Democratic nominee Joe Biden’s lead over President Donald Trump in Pennsylvania has been shaved by nine points after a similar poll was taken in July that found the former vice president at a double-digit advantage.
A Monmouth University poll conducted after the Republican National Convention found Biden at 49 percent and Trump at 45 percent among all registered voters in the state — a statistical tie as the results are within the poll’s 4.9-point margin of error.
The same Pennsylvania survey published in July showed Biden with an overwhelming majority of support, as he led at 53 percent to 40 percent among registered voters. In recent days, polls—some from swing states—have indicated a ticking favor for Trump as the race tightens and the presidential bid comes closer.
In a high turnout model, Monmouth projects Biden leads Trump 49 percent to 46 percent, whereas in a lower turnout model, Biden is only leading by one point, at 48 percent to 47 percent. Compared to the same poll released in July, Biden wildly led by ten points in the high turnout model and by seven points in the low turnout model.
“This is really a game of inches. The Trump campaign is looking to peel off a little bit of Biden support here and a little bit there. It may be working, despite the fact that Pennsylvania voters personally like the Democrat more, although this gap has narrowed,” Patrick Murray, a Monmouth pollster, said.
The results revealed that men in the state have shifted to support Trump, as he leads by nineteen points among men, compared to his two-point lead in July.
Biden, however, leads among voters under the age of fifty, as he currently holds a 9-point advantage, despite having a double-digit margin of twenty-nine points in the group in the July poll. Biden also leads by twenty-four points among women and eleven points among seniors.
“The Republican convention attempted to sow some seeds of doubt among core Democratic blocs, especially young and urban voters,” said Murray. “It looks like they may have had a small amount of success with that, at least for now.”
As a swing state that helped Trump win the 2016 election, Biden has made it a priority to campaign there. He initiated his 2020 White House bid with a rally last May in Philadelphia and recently traveled to Pittsburgh to deliver a speech where he condemned the violent protests, blaming Trump for creating the divide that’s flared it.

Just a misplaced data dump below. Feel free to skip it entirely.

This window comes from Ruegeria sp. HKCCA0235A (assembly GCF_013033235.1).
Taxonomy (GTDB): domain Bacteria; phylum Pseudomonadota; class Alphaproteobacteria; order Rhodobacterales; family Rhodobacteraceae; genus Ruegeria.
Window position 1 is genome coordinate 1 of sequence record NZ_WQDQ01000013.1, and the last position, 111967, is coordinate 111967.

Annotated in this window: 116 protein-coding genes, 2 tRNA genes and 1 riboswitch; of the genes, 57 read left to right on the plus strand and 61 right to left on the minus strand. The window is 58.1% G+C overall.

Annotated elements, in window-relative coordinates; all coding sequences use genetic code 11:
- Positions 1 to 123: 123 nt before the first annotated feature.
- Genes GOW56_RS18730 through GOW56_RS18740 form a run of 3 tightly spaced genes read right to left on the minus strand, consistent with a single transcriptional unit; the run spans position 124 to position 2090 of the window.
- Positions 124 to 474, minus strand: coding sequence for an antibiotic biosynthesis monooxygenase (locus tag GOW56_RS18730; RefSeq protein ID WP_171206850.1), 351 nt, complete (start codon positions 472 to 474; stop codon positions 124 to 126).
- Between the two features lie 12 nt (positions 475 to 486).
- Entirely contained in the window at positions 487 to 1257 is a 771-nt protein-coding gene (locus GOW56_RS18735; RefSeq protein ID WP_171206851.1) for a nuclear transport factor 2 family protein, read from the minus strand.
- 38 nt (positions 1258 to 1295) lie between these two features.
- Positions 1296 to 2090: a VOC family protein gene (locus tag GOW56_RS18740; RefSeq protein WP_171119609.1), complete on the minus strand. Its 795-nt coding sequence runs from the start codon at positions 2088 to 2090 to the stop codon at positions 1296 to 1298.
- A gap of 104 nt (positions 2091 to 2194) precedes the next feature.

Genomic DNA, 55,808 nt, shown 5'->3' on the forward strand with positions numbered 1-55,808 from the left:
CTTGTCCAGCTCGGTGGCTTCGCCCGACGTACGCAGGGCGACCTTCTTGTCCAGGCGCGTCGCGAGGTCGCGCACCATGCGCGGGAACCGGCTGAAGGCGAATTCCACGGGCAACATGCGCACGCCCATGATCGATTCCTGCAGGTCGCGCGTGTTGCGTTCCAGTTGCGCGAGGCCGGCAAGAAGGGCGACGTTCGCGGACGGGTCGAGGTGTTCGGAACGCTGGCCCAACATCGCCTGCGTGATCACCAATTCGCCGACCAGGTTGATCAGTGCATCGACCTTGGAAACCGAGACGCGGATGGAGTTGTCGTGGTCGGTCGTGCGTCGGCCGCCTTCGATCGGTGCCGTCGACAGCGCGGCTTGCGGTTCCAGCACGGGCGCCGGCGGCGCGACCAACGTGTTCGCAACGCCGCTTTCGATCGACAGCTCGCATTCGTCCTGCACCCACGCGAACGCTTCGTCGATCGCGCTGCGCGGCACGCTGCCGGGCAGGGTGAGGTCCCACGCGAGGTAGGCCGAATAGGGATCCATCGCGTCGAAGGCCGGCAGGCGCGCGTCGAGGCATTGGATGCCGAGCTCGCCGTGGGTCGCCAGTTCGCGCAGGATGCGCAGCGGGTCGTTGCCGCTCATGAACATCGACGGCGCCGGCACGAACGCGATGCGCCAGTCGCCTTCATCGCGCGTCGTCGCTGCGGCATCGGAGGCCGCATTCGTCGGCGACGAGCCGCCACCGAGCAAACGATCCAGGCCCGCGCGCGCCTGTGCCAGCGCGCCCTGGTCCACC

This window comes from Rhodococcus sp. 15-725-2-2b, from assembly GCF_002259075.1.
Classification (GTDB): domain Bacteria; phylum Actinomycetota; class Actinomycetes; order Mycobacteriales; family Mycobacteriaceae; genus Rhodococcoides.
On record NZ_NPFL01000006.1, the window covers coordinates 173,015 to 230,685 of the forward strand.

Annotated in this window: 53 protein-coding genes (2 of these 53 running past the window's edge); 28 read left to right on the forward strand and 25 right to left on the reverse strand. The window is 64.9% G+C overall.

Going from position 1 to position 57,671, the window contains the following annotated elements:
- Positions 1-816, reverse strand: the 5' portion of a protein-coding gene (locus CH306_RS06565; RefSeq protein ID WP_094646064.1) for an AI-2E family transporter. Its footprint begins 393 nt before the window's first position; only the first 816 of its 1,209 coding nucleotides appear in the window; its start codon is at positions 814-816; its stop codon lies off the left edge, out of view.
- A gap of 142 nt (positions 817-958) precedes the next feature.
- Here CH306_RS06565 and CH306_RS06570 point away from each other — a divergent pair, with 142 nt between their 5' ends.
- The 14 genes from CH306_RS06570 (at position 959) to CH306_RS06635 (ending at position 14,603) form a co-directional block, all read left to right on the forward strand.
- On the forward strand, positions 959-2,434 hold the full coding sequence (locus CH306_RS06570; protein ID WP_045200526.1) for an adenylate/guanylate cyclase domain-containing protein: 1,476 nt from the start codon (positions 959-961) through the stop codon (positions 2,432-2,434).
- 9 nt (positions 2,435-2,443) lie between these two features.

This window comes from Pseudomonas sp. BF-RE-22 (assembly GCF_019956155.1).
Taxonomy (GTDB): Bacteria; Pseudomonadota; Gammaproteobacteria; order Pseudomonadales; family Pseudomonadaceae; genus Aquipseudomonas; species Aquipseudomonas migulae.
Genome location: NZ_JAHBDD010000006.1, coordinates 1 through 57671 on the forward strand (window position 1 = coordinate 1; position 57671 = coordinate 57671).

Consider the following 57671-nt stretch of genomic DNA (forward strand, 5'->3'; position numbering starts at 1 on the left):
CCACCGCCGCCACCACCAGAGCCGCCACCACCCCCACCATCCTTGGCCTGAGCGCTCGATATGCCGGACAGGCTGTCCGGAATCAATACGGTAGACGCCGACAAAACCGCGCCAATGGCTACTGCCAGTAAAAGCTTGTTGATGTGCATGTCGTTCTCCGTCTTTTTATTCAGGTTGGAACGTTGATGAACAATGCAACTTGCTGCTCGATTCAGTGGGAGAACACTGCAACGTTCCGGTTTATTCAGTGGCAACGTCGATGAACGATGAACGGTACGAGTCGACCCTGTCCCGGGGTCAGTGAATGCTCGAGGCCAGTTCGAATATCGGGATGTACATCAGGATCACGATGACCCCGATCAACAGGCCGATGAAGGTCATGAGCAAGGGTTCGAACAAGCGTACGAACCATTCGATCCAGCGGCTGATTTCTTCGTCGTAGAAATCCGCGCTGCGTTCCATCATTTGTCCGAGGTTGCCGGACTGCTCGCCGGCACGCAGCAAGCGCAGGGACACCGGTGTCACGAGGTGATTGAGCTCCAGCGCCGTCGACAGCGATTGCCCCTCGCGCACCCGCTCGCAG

Other polls from battleground states have also shown more support for the president, including in Michigan and Wisconsin, where both states are trending red, according to RealClearPolitics average polling data. In Michigan, Biden held an average polling lead of 8.4 percentage points on July 28, which dropped to 2.6 percentage points just one month later. Wisconsin polls—another state that helped Trump grab the presidency—show Biden with only a 3.5-point margin over Trump on Aug. 26. Compared to Trump’s average polling support from Wisconsin in 2016, his numbers are about 6.5 percentage points more in 2020, indicating that the battleground state may vote to reelect the president in November.
Pennsylvania, Michigan and Wisconsin are all traditionally blue states, but the Monmouth poll, along with others gathered by RealClearPolitics show an election that’s still up-in-the-air, as support for another Trump term is booming.
The Monmouth University poll of four hundred registered voters in Pennsylvania was conducted August 28–31 with a margin of error of 4.9 percentage points.
Rachel Bucchino is a reporter at the National Interest. Her work has appeared in The Washington Post, U.S. News & World Report and The Hill.